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Posts tagged ‘Holy Week’

In the Darkness of the Tomb, there Is Still Hope

Stained glass of the Pieta from the Vatican Library in Vatican City

Stained glass of the Pieta from the Vatican Library in Vatican City

Hope begins in the dark, the stubborn hope that if you just show up and try to do the right thing, the dawn will come. You wait and watch and work: you don’t give up.

– Anne Lamont

Good Friday Hope

Hope is faith holding out its hand in the dark.

– George Iles

Let us reach together today

Let us reach together today

Spy Wednesday

One can't murder murder through killing

One can’t murder murder through killing

On “Spy Wednesday” – so called because it is the day before Judas, the traitor, sold Jesus out for a bag of silver, these words from Martin Luther King, Jr., are most appropriate.

Through violence you may murder a murderer but you can’t murder murder. Through violence you may murder a liar but you can’t establish truth. Through violence you may murder a hater, but you can’t murder hate. Darkness cannot put out darkness. Only light can do that.

– Martin Luther King

Prayer is Hope in Action

To clasp hands in prayer is the beginning of an uprising against the disorder of the world.

– Karl Barth

new_york_2010_139b

Yesterday’s photo, but with a suggestion of just how we might redeem our cities. Hope in action!

The Magdalen, a Garden and This

olmc_rose2Today’s Lenten poem from Education for Justice is by Kathleen O’Toole.

The Magdalen, a Garden and This

She who is known by myth and association
as sinful, penitent, voluptuous perhaps…
but faithful to the last and then beyond.

A disciple for sure, confused often with Mary,
sister of Lazarus, or the woman caught
in adultery, or she who angered the men

by anointing Jesus with expensive oils.
She was the one from whom he cast out seven
demons—she’s named in that account.

Strip all else away and we know only
that she was grateful, that she found her way
to the cross, and that she returned

to the tomb, to the garden nearby, and there,
weeping at her loss, was recognized,
became known in the tender invocation

of her name. Mary: breathed by one
whom she mistook for the gardener, he
who in an instant brought her back to herself—

gave her in two syllables a life beloved,
gave me the only sure thing I’ll believe
of heaven, that if it be, it will consist

in this: the one unmistakable
rendering of your name.

Source: “The Magdalen, a Garden and This” by Kathleen O’Toole from America
Magazine Vol. 186 No. 11 (4/1/2002).

Simon Peter

bolinas_boatThe Apostle Peter, the fisherman, plays an important role in the drama of Good Friday. Today’s poem from Education for Justice is entitled “Simon Peter” by John Porch.

Simon Peter

There are three things which are too wonderful for me,
Yes, four which I do not understand.
The way of an eagle in the air,
The way of a serpent on a rock,
The way of a ship in the heart of the sea,
And the way of a man with a maid
—Prov. 30:18, 19

I

Contagious as a yawn, denial poured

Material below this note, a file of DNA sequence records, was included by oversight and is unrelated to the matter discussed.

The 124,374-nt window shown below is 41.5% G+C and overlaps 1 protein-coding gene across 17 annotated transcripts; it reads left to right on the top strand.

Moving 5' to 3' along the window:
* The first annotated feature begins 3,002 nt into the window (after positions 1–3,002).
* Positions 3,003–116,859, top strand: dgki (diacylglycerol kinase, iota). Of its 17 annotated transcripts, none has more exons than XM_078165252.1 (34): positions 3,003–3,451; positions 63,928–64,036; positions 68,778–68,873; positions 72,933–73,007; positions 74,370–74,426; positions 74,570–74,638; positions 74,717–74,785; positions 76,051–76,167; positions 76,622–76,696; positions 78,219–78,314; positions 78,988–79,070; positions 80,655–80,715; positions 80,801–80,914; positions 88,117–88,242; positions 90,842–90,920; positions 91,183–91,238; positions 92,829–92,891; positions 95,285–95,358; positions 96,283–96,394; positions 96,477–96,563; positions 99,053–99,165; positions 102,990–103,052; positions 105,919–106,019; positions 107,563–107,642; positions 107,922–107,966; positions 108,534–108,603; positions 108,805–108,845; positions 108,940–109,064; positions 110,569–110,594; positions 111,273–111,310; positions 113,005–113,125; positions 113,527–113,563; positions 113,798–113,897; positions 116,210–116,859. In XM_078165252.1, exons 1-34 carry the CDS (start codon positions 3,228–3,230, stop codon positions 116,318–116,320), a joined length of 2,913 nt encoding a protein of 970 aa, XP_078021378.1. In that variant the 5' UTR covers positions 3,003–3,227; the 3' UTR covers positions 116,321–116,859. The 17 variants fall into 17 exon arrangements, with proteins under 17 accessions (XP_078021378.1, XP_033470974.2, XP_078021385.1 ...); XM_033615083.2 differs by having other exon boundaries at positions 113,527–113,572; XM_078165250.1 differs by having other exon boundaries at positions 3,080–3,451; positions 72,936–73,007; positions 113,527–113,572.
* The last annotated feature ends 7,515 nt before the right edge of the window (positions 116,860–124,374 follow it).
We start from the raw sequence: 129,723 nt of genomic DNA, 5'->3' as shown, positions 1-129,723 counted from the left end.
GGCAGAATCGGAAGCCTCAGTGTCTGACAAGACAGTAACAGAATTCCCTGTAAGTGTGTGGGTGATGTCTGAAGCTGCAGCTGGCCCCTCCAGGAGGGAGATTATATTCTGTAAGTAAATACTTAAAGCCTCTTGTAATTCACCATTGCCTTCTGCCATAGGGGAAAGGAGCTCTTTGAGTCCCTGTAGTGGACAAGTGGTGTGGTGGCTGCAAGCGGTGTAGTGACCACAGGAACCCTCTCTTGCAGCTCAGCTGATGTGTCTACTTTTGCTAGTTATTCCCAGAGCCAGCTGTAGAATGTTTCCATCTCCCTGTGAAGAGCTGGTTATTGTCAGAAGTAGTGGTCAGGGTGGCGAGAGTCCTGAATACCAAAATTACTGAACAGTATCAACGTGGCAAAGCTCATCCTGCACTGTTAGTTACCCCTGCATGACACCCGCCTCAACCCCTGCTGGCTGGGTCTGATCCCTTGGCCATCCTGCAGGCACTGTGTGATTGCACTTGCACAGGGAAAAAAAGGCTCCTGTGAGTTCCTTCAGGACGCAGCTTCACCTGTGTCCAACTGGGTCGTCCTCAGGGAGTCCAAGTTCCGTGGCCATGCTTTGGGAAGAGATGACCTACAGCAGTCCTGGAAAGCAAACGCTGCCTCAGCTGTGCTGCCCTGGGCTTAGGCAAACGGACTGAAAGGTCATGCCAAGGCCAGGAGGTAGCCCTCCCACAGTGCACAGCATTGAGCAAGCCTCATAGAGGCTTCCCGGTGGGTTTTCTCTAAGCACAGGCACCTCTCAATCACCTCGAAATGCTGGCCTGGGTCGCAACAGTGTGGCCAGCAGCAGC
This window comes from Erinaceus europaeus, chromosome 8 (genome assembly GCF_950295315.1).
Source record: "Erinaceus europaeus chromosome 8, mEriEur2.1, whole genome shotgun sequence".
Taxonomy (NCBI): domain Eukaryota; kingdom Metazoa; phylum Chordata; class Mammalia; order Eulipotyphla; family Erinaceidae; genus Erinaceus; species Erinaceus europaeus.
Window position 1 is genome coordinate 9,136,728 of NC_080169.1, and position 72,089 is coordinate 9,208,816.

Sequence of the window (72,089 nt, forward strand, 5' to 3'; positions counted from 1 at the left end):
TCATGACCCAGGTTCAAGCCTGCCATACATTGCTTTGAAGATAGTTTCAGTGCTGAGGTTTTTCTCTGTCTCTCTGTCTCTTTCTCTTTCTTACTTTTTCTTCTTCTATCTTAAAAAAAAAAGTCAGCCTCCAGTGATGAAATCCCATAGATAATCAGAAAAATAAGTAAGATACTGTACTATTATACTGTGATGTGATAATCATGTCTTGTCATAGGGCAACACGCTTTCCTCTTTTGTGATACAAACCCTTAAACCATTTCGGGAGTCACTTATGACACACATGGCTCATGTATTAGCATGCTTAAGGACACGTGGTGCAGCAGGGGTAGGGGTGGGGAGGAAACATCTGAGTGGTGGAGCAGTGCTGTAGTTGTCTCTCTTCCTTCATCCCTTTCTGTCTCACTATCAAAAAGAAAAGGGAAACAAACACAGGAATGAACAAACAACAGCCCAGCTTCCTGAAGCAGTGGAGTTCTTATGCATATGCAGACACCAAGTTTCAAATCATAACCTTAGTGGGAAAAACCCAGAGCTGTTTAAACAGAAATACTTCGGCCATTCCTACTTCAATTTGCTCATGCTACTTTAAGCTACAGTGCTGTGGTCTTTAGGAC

over me like a soft fall fog, a girl
on a carnation strewn parade float, waving
at everyone and no one, boring and bored
There actually was a robed commotion parading.
I turned and turned away and turned. A swirl
of wind pulled back my hood, a fire of coal
brightened my face, and those around me whispered:
You’re one of them, aren’t you? You smell like fish.
And wine, someone else joked. That’s brutal. That’s cold,
I said, and then they knew me by my speech.
They let me stay and we told jokes like fishermen
and houseboys. We gossiped till the cock crowed,
his head a small volcano raised to mock stone.

II

Who could believe a woman’s word, perfumed

in death? I did. I ran and was outrun
before I reached the empty tomb. I stepped
inside an empty shining shell of a room,
sans pearl. I walked back home alone and wept
again. At dinner. His face shone like the sun.
I went out into the night. I was a sailor
and my father’s nets were calling. It was high tide,
I brought the others. Nothing, the emptiness
of business, the hypnotic waves of failure.
But a voice from shore, a familiar fire, and the nets
were full. I wouldn’t be outswum, denied
this time. The coal-fire before me, the netted fish
behind. I’m carried where I will not wish.

Source: “Simon Peter” by John Poch from America Magazine, Vol. 188 No. 7
(3/10/2003).

Gethsemane

roses_cricket

Today on Holy Thursday we remember, not only the Last Supper, but also Jesus agonizing vigil in Gethsemane. So today’s poem from Education for Justice is by Mary Oliver.

Gethsemane

The grass never sleeps.
Or the rose.
Nor does the lily have a secret eye that shuts until morning.

Jesus said, wait with me. But the disciples slept.

The cricket has such splendid fringe on its feet,
and it sings, have you noticed, with its whole body,
and heaven knows if it even sleeps.

Jesus said, wait with me. And maybe the stars did, maybe
the wind wound itself into a silver tree, and didn’t move,
               maybe
the lake far away, where once he walked as on a
               blue pavement,
lay still and waited, wild awake.

Oh the dear bodies, slumped and eye-shut, that could not
keep that vigil, how they must have wept,
so utterly human, knowing this too
must be a part of the story.

Source: “Gethsemane” from Thirst, by Mary Oliver. Boston: Beacon Press,
2006.